Friday, March 28, 2008

Mennonites, Drayton Theatres

Yesterday, as I told you, we were bowling with our Travel League. This month we were visiting Elmira Bowl which is about half an hour out of town for us. I had forgotten until we passed through St. Jacobs and the surrounding countryside towards Elmira, how large a Mennonite community there is in this area. Yesterday we saw several Mennonite buggies driving around, a couple of which were open and must have been damned chilly even yesterday which was pretty sunny. The Crossroads restaurant I mentioned where we had lunch is run by this community so all the girls are wearing their traditional clothes and bonnets - I always admire the women's dresses, they are beautifully made and simple in design but quite elegant. St. Jacobs is famous for its market and of course a lot of it is run by the Mennonites who own many of the farms in the area. They are a religious group and have their own doctrines. They basically don't believe in modern technology and therefore use horses for ploughing and pulling their buggies and so on. I don't know about the level of technology in their homes, but TV is out and they are a much better community for it. However, some of the younger Mennonites are breaking away from tradition and do drive cars these days and take part in more modern activities. I have never been fortunate enough to make friends with any of the families, but from casual interactions they always seem to be very nice and cheerful. Not to mention hard working, kind and caring.

St. Jacobs is also home to two small theatres, the Country Playhouse and the Schoolhouse Theatre. There is a group known as Drayton Entertainment who stage plays all round southern Ontario and we usually try and see some of their shows. I am booked to see four of them this summer and am looking forward to it. The first time we went was for my birthday a few years ago and we saw Joseph and His Technicoloured Dream Coat which we hadn't seen anywhere before. It was beautifully done and we thoroughly enjoyed it. We went for dinner at Benjamin's in St. Jacobs before the show and then drove to Drayton itself to their Festival Theatre which is a fair distance away. A couple of years ago, I went with a friend to the Huron County Theatre to see the Mikado, that theatre is in Grand Bend which is a couple of hours' (or more) drive away, we went to the matinée and arrived in time to have a picnic in the sunshine in front of the theatre, it was a great day and the production would not have shamed d'Oyle Carte in London who specialise in Gilbert and Sullivan productions. The Mikado arrived on stage by being driven in a golf cart right through the audience. Pretty funny. Matt is not going to any of the shows this year as there is nothing he particularly wants to see, so I am going with friends. I also plan to go to the pantomime in St. Jacobs this Christmas. We went to see their Alladin which was based on the wonderful British Pantos; this year they are doing Cinderella. Great fun and great theatre. Traditionally there is always a pantomime dame who is played by a man. In England dames have been played by some very famous comedians. One of whom was John Inman of Are You Being Served fame. I bet he was good, I would have liked to see him.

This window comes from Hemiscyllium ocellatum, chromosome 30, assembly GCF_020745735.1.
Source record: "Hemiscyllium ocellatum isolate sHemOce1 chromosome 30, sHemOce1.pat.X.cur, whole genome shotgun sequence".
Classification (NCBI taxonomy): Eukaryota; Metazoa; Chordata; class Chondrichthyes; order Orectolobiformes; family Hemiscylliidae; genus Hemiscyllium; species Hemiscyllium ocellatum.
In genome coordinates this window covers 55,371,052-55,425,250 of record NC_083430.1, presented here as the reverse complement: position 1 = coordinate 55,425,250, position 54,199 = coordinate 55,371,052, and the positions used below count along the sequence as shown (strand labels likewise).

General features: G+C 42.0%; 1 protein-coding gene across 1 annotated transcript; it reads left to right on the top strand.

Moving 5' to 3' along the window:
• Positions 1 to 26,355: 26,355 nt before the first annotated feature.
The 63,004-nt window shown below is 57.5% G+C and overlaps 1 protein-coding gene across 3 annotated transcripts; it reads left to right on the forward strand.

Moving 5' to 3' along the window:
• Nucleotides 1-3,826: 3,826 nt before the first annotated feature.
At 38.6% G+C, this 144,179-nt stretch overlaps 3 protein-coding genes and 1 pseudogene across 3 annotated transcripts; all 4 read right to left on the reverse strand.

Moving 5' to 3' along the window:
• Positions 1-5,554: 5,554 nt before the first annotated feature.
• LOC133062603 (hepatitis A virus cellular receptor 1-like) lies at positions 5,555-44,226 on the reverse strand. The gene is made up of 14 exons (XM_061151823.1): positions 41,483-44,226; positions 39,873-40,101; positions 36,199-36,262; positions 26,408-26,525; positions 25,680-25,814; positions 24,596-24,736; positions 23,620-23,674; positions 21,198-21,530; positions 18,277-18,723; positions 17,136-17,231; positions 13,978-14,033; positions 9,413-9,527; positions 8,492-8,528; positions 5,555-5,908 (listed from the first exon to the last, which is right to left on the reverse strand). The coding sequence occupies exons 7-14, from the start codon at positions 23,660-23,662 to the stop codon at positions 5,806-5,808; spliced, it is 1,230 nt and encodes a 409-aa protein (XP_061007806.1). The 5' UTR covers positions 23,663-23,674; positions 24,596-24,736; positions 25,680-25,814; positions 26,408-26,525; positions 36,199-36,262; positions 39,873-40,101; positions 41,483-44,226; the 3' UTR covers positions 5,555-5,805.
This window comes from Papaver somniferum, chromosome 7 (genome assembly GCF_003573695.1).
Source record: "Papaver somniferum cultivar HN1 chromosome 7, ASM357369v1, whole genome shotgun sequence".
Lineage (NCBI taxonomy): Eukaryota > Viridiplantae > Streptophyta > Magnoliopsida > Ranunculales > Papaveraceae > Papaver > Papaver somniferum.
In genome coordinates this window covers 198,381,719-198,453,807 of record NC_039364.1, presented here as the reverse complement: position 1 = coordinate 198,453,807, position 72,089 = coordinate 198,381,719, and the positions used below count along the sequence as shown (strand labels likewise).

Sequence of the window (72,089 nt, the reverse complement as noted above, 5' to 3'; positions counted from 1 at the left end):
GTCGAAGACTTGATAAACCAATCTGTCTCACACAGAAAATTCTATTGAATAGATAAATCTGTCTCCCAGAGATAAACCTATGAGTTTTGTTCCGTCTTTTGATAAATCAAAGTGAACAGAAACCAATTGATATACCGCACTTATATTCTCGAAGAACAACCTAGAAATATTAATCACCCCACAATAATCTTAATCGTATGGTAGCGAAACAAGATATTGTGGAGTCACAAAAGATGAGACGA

Here's a nice hearty meal, I got this from a friend in England, but I don't know where he got it from although from the measurements it must have been from North America.

Belgian Beef Carbonnade
Serves: 6

2 Tablespoon Flour
1 Teaspoon Salt
1/2 Teaspoon Pepper
1/2 Teaspoon Paprika
1 1/2 lb. Round steak, 1" cubes (any good stewing beef)
1/4 Cup Butter
3 Large Onions, sliced
1/2 Bay leaf
1/8 Teaspoon Dried thyme
1/4 Cup Chopped celery leaves
1 1/2 Tablespoon Brown sugar
1 1/4 Cup Beer
1 Tablespoon vinegar
1/2 Garlic clove, halved
1/8 Cup Chopped parsley

Blend together the flour, salt, pepper, and paprika, in a large bowl. Roll the meat cubes in this mixture until they are well coated.

Melt the butter in a large saucepan. Add the onions, and Sauté over medium heat until they are softened and tender. Be careful not to brown the onions. Remove the onions from the pan with a perforated spoon, pressing out as much fat as possible.

Place the same pan over high heat and sear the cubes of meat, a few at a time. This operation will give color to the finished Carbonnade. Return the onions and meat to the pan, and set it over low heat.

Add the seasonings, brown sugar and beer. Bring to a simmer, while stirring. Simmer over low heat until the meat is tender, about 1 1/2 hours.

Add the 1 tablespoon vinegar. Simmer for 5 minutes.

Serve with a dish of boiled potatoes and a beet salad or pickled beets.

Have a great day.

No comments:

Post a Comment